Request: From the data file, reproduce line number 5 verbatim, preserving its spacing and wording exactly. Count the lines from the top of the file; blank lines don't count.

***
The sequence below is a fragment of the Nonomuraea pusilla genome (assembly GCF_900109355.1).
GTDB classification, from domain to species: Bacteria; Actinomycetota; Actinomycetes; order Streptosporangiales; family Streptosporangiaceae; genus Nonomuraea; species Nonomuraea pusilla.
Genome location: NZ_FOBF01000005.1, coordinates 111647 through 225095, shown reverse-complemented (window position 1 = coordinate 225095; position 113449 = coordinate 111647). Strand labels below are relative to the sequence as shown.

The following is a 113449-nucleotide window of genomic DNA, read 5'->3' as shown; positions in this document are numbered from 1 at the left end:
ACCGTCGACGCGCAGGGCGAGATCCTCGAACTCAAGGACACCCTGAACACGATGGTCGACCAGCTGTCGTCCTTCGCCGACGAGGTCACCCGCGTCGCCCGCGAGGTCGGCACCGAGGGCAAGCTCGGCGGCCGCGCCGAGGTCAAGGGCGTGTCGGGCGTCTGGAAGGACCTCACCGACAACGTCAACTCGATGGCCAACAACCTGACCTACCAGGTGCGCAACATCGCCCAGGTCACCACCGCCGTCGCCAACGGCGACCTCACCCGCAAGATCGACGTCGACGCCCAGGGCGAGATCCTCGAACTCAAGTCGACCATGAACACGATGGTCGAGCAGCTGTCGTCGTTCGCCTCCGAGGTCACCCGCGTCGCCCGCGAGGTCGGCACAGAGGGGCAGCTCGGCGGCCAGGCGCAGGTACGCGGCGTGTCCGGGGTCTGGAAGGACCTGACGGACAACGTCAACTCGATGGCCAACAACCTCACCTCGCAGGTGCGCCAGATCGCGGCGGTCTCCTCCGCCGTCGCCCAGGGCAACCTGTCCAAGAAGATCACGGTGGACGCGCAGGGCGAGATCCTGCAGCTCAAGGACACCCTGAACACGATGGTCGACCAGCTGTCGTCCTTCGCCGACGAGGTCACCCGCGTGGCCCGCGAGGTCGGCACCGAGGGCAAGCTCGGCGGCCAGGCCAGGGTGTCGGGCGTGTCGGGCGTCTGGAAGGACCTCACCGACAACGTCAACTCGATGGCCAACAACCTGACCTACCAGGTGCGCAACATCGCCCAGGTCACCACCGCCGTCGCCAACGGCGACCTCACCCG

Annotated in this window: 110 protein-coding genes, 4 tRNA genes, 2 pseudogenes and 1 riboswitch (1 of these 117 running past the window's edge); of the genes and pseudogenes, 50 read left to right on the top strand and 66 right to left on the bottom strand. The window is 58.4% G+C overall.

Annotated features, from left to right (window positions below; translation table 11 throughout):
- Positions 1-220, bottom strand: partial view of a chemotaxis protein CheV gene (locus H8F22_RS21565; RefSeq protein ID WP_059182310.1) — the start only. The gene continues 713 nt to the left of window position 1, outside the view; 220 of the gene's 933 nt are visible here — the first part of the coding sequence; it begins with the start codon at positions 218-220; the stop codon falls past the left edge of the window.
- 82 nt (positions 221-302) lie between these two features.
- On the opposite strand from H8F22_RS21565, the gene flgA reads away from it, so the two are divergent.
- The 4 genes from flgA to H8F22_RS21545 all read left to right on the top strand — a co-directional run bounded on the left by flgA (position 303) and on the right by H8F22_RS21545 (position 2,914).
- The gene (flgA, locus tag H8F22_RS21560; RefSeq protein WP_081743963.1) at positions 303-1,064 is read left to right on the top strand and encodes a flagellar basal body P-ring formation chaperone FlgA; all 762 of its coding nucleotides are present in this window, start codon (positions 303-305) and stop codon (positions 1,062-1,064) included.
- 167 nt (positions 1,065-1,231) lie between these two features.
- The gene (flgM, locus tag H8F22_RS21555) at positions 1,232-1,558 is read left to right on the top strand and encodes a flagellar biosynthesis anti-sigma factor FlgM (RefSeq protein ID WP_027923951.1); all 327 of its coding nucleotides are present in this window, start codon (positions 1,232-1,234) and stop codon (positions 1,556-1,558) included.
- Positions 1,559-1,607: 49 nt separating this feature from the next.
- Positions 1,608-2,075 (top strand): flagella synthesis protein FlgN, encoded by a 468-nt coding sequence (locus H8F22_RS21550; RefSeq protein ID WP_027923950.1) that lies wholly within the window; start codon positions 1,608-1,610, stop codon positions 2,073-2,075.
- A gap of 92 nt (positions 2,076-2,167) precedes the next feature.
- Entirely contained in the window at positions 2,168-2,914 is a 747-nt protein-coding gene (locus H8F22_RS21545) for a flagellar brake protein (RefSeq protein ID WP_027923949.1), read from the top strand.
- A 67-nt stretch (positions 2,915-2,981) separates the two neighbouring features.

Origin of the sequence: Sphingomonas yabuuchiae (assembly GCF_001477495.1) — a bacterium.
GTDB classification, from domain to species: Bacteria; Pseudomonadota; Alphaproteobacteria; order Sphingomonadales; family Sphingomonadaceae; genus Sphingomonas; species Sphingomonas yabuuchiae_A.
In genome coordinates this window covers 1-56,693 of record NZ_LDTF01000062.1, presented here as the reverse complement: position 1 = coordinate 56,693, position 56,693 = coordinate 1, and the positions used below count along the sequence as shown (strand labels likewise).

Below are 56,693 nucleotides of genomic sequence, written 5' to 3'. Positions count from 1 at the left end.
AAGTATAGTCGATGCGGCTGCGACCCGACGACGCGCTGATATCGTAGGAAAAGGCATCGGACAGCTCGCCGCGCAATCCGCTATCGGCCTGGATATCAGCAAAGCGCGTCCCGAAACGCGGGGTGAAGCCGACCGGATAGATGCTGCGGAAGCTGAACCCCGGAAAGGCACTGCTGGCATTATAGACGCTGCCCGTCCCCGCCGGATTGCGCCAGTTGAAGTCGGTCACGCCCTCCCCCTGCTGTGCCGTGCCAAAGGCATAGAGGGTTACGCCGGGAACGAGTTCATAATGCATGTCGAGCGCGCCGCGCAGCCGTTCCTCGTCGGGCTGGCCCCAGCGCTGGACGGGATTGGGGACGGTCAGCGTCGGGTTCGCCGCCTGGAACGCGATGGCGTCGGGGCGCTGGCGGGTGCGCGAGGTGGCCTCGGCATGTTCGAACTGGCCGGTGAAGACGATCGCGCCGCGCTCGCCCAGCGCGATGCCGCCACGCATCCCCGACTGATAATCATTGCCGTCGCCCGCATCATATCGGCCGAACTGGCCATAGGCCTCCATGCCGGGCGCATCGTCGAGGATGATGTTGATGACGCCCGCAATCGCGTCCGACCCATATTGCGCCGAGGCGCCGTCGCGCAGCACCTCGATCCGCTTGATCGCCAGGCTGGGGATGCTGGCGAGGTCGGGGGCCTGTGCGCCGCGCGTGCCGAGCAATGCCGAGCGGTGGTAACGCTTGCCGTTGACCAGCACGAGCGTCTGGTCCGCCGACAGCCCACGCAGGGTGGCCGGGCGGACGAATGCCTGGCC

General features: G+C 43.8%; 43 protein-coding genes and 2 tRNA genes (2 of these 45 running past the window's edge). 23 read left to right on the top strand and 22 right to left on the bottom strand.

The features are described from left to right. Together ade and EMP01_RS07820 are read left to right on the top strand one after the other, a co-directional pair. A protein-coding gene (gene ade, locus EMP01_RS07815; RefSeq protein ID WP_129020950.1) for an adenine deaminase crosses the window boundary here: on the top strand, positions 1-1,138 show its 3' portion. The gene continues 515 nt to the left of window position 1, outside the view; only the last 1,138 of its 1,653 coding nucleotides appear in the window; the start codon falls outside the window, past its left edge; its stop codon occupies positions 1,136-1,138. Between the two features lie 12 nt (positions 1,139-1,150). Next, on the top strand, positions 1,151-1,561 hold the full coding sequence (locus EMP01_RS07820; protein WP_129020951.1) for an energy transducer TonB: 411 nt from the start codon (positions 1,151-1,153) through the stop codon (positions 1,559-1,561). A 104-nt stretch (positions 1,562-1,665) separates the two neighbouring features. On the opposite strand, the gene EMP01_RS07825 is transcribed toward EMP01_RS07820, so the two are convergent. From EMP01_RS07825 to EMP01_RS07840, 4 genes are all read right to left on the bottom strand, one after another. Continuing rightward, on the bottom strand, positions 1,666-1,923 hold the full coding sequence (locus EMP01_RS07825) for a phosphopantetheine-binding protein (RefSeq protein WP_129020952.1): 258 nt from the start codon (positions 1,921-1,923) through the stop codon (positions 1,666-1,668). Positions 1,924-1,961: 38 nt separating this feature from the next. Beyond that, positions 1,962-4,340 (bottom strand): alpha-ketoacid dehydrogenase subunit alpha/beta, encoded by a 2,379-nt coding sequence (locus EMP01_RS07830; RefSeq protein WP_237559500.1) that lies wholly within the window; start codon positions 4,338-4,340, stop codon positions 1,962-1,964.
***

ACCGTCGACGCGCAGGGCGAGATCCTCGAACTCAAGGACACCCTGAACACGATGGTCGACCAGCTGTCGTCCTTCGCCGACGAGGTCACCCGCGTCGCCCGCGAGGTCGGCACCGAGGGCAAGCTCGGCGGCCGCGCCGAGGTCAAGGGCGTGTCGGGCGTCTGGAAGGACCTCACCGACAACGTCAACTCGATGGCCAACAACCTGACCTACCAGGTGCGCAACATCGCCCAGGTCACCACCGCCGTCGCCAACGGCGACCTCACCCGCAAGATCGACGTCGACGCCCAGGGCGAGATCCTCGAACTCAAGTCGACCATGAACACGATGGTCGAGCAGCTGTCGTCGTTCGCCTCCGAGGTCACCCGCGTCGCCCGCGAGGTCGGCACAGAGGGGCAGCTCGGCGGCCAGGCGCAGGTACGCGGCGTGTCCGGGGTCTGGAAGGACCTGACGGACAACGTCAACTCGATGGCCAACAACCTCACCTCGCAGGTGCGCCAGATCGCGGCGGTCTCCTCCGCCGTCGCCCAGGGCAACCTGTCCAAGAAGATCACGGTGGACGCGCAGGGCGAGATCCTGCAGCTCAAGGACACCCTGAACACGATGGTCGACCAGCTGTCGTCCTTCGCCGACGAGGTCACCCGCGTGGCCCGCGAGGTCGGCACCGAGGGCAAGCTCGGCGGCCAGGCCAGGGTGTCGGGCGTGTCGGGCGTCTGGAAGGACCTCACCGACAACGTCAACTCGATGGCCAACAACCTGACCTACCAGGTGCGCAACATCGCCCAGGTCACCACCGCCGTCGCCAACGGCGACCTCACCCG